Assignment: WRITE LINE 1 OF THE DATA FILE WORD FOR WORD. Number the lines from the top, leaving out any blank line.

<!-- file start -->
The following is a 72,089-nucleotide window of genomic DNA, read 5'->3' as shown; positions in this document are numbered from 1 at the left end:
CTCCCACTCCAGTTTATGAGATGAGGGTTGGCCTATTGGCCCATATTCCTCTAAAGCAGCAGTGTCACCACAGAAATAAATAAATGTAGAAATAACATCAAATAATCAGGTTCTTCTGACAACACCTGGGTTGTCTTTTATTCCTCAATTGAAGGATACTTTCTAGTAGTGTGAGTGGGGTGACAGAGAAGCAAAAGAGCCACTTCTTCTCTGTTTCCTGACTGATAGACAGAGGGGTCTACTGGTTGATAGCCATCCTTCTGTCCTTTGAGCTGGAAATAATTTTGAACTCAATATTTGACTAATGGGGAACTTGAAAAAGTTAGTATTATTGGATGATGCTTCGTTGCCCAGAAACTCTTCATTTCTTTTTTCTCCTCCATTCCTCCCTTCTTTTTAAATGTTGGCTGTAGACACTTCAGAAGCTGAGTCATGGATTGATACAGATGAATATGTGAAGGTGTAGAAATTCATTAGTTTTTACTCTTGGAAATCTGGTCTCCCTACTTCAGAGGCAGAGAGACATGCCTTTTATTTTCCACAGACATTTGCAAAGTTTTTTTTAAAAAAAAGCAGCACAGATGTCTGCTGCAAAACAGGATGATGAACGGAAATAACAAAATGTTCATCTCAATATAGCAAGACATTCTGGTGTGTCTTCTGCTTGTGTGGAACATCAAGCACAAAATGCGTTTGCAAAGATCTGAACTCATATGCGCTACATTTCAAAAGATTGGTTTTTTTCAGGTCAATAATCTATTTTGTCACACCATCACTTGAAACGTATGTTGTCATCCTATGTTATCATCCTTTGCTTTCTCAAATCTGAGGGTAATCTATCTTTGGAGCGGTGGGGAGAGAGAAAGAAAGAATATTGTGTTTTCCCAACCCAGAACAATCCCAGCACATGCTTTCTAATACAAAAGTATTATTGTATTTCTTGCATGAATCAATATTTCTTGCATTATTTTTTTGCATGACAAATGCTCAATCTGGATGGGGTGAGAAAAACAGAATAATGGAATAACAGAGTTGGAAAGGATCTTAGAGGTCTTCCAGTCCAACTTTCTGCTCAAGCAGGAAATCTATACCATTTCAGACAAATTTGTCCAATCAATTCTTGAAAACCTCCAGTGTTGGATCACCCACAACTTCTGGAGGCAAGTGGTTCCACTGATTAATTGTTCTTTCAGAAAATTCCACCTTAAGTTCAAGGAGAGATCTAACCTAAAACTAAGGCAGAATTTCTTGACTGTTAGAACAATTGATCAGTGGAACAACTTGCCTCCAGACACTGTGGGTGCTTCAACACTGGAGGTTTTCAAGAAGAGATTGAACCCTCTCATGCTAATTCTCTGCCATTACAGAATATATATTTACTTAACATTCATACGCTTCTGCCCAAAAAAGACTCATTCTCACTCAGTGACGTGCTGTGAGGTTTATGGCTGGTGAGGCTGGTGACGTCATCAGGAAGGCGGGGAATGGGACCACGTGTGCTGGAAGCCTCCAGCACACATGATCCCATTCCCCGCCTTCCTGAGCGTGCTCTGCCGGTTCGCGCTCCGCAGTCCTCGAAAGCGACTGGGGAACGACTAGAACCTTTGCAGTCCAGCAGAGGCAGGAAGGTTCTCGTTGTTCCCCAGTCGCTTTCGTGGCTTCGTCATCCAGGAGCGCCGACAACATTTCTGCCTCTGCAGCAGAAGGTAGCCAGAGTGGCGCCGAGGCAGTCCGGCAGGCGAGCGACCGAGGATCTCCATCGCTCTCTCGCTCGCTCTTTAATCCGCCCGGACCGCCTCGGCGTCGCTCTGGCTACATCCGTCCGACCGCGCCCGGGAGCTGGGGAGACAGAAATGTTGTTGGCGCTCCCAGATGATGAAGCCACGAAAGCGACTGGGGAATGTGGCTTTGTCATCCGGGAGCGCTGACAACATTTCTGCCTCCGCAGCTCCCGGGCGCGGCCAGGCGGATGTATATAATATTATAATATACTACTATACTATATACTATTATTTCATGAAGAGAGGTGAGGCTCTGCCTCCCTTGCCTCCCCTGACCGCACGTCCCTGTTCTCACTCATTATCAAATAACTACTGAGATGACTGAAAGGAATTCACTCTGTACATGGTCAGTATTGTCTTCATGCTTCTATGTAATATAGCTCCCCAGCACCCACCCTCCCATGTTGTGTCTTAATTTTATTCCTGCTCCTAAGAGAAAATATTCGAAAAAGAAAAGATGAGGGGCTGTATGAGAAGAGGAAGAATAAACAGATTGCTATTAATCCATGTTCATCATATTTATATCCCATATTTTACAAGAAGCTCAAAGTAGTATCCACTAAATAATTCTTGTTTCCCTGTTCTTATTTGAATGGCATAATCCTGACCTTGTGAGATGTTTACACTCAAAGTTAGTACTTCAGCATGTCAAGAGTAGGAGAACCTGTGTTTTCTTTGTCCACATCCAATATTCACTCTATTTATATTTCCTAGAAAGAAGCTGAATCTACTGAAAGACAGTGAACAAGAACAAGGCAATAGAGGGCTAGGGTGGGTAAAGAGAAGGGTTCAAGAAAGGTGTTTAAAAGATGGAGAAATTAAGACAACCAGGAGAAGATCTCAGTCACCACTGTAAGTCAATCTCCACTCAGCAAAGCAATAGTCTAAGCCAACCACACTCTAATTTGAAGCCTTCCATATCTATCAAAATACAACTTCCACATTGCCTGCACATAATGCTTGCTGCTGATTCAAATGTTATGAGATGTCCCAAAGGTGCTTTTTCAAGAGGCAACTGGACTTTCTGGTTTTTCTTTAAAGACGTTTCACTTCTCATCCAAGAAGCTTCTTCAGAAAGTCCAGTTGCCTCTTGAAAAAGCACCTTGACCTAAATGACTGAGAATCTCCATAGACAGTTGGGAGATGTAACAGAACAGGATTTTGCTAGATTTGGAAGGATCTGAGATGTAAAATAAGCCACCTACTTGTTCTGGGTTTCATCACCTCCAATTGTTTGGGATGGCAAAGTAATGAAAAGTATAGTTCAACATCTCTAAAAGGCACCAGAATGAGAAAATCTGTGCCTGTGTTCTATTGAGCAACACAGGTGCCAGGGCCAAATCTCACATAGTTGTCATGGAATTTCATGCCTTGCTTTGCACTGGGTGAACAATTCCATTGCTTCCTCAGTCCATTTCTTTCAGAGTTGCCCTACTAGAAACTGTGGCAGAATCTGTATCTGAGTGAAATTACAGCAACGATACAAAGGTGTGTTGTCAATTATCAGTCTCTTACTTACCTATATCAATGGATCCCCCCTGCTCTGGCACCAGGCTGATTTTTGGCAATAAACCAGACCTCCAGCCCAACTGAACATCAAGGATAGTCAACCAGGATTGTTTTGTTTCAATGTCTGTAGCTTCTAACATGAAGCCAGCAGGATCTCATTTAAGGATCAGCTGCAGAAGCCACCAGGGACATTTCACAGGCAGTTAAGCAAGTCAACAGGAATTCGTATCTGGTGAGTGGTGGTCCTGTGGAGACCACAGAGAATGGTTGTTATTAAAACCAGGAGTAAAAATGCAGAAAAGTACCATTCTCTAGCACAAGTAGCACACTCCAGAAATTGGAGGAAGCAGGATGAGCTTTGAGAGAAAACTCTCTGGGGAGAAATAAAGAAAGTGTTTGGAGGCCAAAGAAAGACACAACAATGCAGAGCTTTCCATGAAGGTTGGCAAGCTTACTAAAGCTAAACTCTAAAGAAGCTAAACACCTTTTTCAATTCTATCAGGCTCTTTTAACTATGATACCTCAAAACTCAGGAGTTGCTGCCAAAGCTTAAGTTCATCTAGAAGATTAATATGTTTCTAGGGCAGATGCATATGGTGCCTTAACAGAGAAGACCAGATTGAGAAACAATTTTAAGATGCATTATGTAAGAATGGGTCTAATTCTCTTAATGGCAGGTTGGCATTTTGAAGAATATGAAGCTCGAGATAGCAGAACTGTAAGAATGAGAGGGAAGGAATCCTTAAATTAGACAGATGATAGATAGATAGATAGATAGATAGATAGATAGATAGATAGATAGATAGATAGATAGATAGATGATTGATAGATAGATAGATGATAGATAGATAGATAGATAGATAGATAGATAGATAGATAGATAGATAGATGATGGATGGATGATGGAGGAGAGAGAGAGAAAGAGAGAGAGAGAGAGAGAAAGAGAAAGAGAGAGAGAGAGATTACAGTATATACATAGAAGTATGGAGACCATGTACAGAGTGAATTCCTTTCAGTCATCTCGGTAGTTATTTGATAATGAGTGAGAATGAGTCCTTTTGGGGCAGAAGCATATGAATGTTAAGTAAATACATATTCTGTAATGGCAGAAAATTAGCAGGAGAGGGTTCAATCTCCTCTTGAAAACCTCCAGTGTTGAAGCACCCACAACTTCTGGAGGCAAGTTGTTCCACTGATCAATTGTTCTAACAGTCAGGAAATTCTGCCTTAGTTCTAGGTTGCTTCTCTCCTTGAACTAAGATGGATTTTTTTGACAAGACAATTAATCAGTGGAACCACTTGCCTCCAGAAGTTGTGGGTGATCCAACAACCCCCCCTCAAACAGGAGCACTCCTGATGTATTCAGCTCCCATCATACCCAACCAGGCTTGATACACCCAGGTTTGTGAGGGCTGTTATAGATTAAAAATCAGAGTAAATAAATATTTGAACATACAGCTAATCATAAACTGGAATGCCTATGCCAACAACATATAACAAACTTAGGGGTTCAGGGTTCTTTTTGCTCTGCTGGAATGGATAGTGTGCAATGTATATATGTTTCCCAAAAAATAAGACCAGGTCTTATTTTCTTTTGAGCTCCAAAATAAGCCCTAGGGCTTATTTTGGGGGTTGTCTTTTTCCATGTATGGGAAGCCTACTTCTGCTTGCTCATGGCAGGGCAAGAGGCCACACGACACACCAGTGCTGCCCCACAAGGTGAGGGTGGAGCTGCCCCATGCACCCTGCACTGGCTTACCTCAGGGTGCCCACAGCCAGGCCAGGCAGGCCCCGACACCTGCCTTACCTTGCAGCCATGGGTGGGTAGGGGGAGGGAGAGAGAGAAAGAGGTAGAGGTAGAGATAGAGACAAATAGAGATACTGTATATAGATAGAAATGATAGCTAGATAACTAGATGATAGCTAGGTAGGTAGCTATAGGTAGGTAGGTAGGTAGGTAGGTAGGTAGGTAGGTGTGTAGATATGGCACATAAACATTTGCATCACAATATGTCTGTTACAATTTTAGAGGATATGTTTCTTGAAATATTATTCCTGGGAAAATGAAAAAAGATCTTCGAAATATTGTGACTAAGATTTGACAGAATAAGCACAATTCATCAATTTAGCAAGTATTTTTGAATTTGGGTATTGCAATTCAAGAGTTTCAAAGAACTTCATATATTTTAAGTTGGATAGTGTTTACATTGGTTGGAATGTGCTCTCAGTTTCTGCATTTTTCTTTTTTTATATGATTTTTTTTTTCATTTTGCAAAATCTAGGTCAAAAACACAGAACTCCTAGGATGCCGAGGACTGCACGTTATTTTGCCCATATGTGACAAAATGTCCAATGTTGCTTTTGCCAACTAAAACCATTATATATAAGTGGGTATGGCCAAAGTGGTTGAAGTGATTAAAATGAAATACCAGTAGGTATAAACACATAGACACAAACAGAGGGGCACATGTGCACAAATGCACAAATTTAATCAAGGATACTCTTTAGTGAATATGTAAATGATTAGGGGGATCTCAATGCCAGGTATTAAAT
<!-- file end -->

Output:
The following is a 72,089-nucleotide window of genomic DNA, read 5'->3' as shown; positions in this document are numbered from 1 at the left end: